Energy expert calls on Vietnam’s PM to cut Mekong Delta coal plans: The chair of the Energy Science Council of the Vietnam Energy Association (VEA), Nguyen Minh Due, has warned the proposed 14 coal plants in the Mekong Delta would bevery unsustainable.” The VEA is an influential lobby group comprising of retired energy industry professionals. Due warned the plants – with a combined capacity of 20,000 MW – would rely on imported coal and would force power prices up. In late 2016 the proposed 1200 MW Cai Cung coal plant near the mouth of the Mekong River was shelved after provincial officials stated they preferred renewable energy as it wouldn’t undermine plans for shrimp farming. (VietnamNet, CoalSwarm)

News

Australia: The CSIRO, a government-funded science agency, defends membership of coal lobby group.

Australia: NSW resources regulator to investigate whether KEPCO fit to hold mining licence after corruption scandals in South Korea and the US.

China: Illegal coal mining on Tibetan Plateau leaves legacy of pollution in nature reserve.

India: Goyal retains coal portfolio with promotion to Cabinet but loses new and renewable energy.

India: Four Jindal executives granted bail on charges over the allocation of Urtan North coal block in Madhya Pradesh.

Pakistan: KAPCO’s proposed 660 MW plant in Punjab put on hold due to push to increase LNG use.

South Africa: Eskom to sign renewables agreements pushing old coal plants closer to retirement.

US: Trump nominates former coal company CEO to senior role in Mine Safety and Health Administration.

Companies + Markets

Power glut poses challenge to Indonesian coal plant plans: Indonesia’s state-owned utility Perusahaan Listrik Negara (PLN) is facing a growing power glut as electricity demand in the first half of 2017 grew by only 1.17 per cent compared to the 8.3 per cent estimated in its latest power development plan. The prospect of lower than projected demand casts doubt on the government’s target of 35,000 MW of new plant capacity by 2019. The proposed additional capacity includes 20,000 MW of new coal plants. Faced with a growing glut, PLN has offered medium to large power consumers discounted tariffs for overnight consumption. (Jakarta Post)

Bank fined over Gupta’s coal deals:  South Africa’s Financial Intelligence Centre (FIC) has fined the Bank of Baroda South Africa US$851,000 for breaching anti-corruption and money laundering laws when it facilitated the March 2016 purchase of the Optimum coal mine by the Gupta family’s Tegeta Exploration and Resources. An audit of the Optimum-related transactions found the bank did not report the transactions to the FIC or verify the exact origin of funds it received for the deal. (Moneyweb)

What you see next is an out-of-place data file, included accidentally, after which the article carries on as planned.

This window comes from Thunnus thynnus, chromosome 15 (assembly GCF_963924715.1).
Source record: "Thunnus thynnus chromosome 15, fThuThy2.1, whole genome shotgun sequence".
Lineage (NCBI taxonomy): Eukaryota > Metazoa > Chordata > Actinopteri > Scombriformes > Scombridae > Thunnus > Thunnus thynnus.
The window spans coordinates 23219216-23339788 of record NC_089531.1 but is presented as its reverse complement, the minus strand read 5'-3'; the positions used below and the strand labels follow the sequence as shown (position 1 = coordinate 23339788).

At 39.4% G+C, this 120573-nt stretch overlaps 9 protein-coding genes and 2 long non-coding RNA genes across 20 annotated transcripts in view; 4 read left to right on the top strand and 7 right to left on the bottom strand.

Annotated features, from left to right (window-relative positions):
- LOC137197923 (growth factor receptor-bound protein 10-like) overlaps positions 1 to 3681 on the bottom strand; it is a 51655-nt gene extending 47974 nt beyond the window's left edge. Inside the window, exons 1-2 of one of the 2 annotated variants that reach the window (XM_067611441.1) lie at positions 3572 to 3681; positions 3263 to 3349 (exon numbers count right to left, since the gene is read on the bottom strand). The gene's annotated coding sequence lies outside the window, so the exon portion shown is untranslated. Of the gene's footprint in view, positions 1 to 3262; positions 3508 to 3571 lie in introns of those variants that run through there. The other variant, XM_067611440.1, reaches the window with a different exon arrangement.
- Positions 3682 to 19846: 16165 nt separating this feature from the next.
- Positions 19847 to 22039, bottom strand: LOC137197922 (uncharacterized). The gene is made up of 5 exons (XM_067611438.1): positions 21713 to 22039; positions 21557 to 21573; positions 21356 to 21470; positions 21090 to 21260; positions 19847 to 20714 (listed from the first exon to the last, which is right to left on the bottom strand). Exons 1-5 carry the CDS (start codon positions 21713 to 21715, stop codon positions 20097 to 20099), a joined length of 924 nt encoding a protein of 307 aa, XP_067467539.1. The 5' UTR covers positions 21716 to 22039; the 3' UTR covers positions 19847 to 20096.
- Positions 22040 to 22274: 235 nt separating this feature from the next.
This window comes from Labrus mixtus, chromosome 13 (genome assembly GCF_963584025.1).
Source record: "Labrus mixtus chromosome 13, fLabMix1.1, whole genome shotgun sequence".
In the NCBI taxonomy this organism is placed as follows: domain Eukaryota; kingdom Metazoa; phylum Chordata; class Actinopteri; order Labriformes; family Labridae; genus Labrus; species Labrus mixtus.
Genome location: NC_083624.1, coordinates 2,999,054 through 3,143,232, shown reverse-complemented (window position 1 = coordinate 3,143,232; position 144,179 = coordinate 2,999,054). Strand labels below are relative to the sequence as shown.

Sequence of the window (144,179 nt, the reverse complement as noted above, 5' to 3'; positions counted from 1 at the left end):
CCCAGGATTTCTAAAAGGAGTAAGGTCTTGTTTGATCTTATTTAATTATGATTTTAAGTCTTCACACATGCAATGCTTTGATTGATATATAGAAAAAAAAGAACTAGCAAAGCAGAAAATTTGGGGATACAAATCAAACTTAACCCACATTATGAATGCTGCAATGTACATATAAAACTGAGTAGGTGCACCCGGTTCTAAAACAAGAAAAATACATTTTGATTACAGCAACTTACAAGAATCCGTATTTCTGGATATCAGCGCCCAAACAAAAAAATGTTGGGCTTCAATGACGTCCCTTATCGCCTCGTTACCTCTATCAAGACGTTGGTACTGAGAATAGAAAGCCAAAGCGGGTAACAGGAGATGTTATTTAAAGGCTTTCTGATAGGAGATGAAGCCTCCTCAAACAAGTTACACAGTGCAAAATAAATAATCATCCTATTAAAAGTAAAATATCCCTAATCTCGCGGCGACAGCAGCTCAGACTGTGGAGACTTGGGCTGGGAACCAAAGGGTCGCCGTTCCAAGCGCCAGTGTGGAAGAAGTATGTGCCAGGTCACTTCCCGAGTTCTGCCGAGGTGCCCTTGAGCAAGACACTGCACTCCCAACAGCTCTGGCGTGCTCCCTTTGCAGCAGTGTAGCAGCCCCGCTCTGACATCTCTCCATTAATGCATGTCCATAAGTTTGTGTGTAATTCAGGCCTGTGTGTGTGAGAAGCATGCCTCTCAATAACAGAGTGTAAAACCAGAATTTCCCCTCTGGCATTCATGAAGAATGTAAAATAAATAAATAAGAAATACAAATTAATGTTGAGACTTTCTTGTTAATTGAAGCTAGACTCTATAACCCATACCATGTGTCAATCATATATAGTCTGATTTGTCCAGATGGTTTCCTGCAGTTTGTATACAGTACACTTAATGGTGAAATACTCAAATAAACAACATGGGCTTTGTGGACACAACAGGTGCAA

Mundra restructured as uncertainty clouds Adani’s Carmichael royalties deal: Adani Power has moved to shift its loss-making 4620 MW Mundra plant into a new subsidiary in preparation for selling some or its entire stake in the project. Bloomberg estimates Adani Power has effectively valued the plant at just US$16.6 million even though it accounts for almost half of the company’s US$7.8 billion debt. The plant has been touted as a prime market for coal from Adani’s proposed Carmichael mine. While Adani claims the royalty subsidy agreement for the mine has been finalised, the Queensland Government insists it is still being negotiated. (BloombergQuint, Guardian)

Coal India drops Mozambique lease, looks to Australia: Coal India has confirmed it has relinquished its two metallurgical coal exploration leases in Mozambique after a feasibility study found mining was not viable. Due to the setback in Mozambique, the company has appointed an unnamed bank to assist it in buying metallurgical coal projects in Australia. (Moneycontrol, Coal India)

Indian analyst predicts fall in imports, climb in domestic coal: ICRA, an Indian ratings agency affiliated with Moody’s, estimates India’s thermal coal imports could fall from 147 million tonnes in 2017 to 97 million tonnes in 2022. While new coal plant capacity additions have slowed dramatically, ICRA estimates that even with electricity demand growing at 5 per cent a year, plant load factors may only increase marginally to 63 per cent by 2022. It estimates total domestic coal production could increase by almost 200 million tonnes by 2022. (Economic Times, ICRA)

Resources

Business Risks of New Coal-fired Power Plant Projects in Japan —The Decline in Capacity Factor and Its Effect on the Business Feasibility, Renewable Energy Institute, September 2017. (Pdf) (In Japanese here; Executive Summary here.)

This 35-page report finds Japan’s coal plant fleet is experiencing declining utilisation rates due to increased renewables and efficiency gains, trends that are likely to continue and undercut demand for 42 proposed coal plants.